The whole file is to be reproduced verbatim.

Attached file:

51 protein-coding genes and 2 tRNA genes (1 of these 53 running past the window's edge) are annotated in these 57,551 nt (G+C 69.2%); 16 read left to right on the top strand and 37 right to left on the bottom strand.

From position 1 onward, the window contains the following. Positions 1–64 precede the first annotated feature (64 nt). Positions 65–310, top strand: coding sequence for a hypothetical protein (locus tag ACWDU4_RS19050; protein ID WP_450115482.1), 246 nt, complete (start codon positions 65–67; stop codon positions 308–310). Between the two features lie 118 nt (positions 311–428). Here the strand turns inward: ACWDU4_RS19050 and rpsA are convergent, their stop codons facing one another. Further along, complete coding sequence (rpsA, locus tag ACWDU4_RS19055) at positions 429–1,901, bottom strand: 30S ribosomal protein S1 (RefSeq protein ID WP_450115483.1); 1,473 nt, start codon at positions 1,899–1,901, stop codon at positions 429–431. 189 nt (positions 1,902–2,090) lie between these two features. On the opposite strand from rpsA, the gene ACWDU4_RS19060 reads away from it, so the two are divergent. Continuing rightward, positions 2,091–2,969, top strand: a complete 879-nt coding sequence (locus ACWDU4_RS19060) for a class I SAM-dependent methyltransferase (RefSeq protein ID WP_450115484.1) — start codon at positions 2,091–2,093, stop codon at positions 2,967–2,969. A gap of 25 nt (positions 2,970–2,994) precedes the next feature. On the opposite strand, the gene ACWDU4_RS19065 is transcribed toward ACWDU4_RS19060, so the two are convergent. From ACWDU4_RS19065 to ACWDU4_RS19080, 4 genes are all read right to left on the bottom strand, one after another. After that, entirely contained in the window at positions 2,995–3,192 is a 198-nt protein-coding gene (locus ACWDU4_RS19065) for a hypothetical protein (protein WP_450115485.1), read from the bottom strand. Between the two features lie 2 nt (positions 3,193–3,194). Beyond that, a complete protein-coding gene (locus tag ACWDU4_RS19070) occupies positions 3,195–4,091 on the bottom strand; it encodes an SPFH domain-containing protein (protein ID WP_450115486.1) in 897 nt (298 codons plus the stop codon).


51 protein-coding genes and 2 tRNA genes (1 of these 53 running past the window's edge) are annotated in these 57,551 nt (G+C 69.2%); 16 read left to right on the top strand and 37 right to left on the bottom strand.

From position 1 onward, the window contains the following. Positions 1–64 precede the first annotated feature (64 nt). Positions 65–310, top strand: coding sequence for a hypothetical protein (locus tag ACWDU4_RS19050; protein ID WP_450115482.1), 246 nt, complete (start codon positions 65–67; stop codon positions 308–310). Between the two features lie 118 nt (positions 311–428). Here the strand turns inward: ACWDU4_RS19050 and rpsA are convergent, their stop codons facing one another. Further along, complete coding sequence (rpsA, locus tag ACWDU4_RS19055) at positions 429–1,901, bottom strand: 30S ribosomal protein S1 (RefSeq protein ID WP_450115483.1); 1,473 nt, start codon at positions 1,899–1,901, stop codon at positions 429–431. 189 nt (positions 1,902–2,090) lie between these two features. On the opposite strand from rpsA, the gene ACWDU4_RS19060 reads away from it, so the two are divergent. Continuing rightward, positions 2,091–2,969, top strand: a complete 879-nt coding sequence (locus ACWDU4_RS19060) for a class I SAM-dependent methyltransferase (RefSeq protein ID WP_450115484.1) — start codon at positions 2,091–2,093, stop codon at positions 2,967–2,969. A gap of 25 nt (positions 2,970–2,994) precedes the next feature. On the opposite strand, the gene ACWDU4_RS19065 is transcribed toward ACWDU4_RS19060, so the two are convergent. From ACWDU4_RS19065 to ACWDU4_RS19080, 4 genes are all read right to left on the bottom strand, one after another. After that, entirely contained in the window at positions 2,995–3,192 is a 198-nt protein-coding gene (locus ACWDU4_RS19065) for a hypothetical protein (protein WP_450115485.1), read from the bottom strand. Between the two features lie 2 nt (positions 3,193–3,194). Beyond that, a complete protein-coding gene (locus tag ACWDU4_RS19070) occupies positions 3,195–4,091 on the bottom strand; it encodes an SPFH domain-containing protein (protein ID WP_450115486.1) in 897 nt (298 codons plus the stop codon).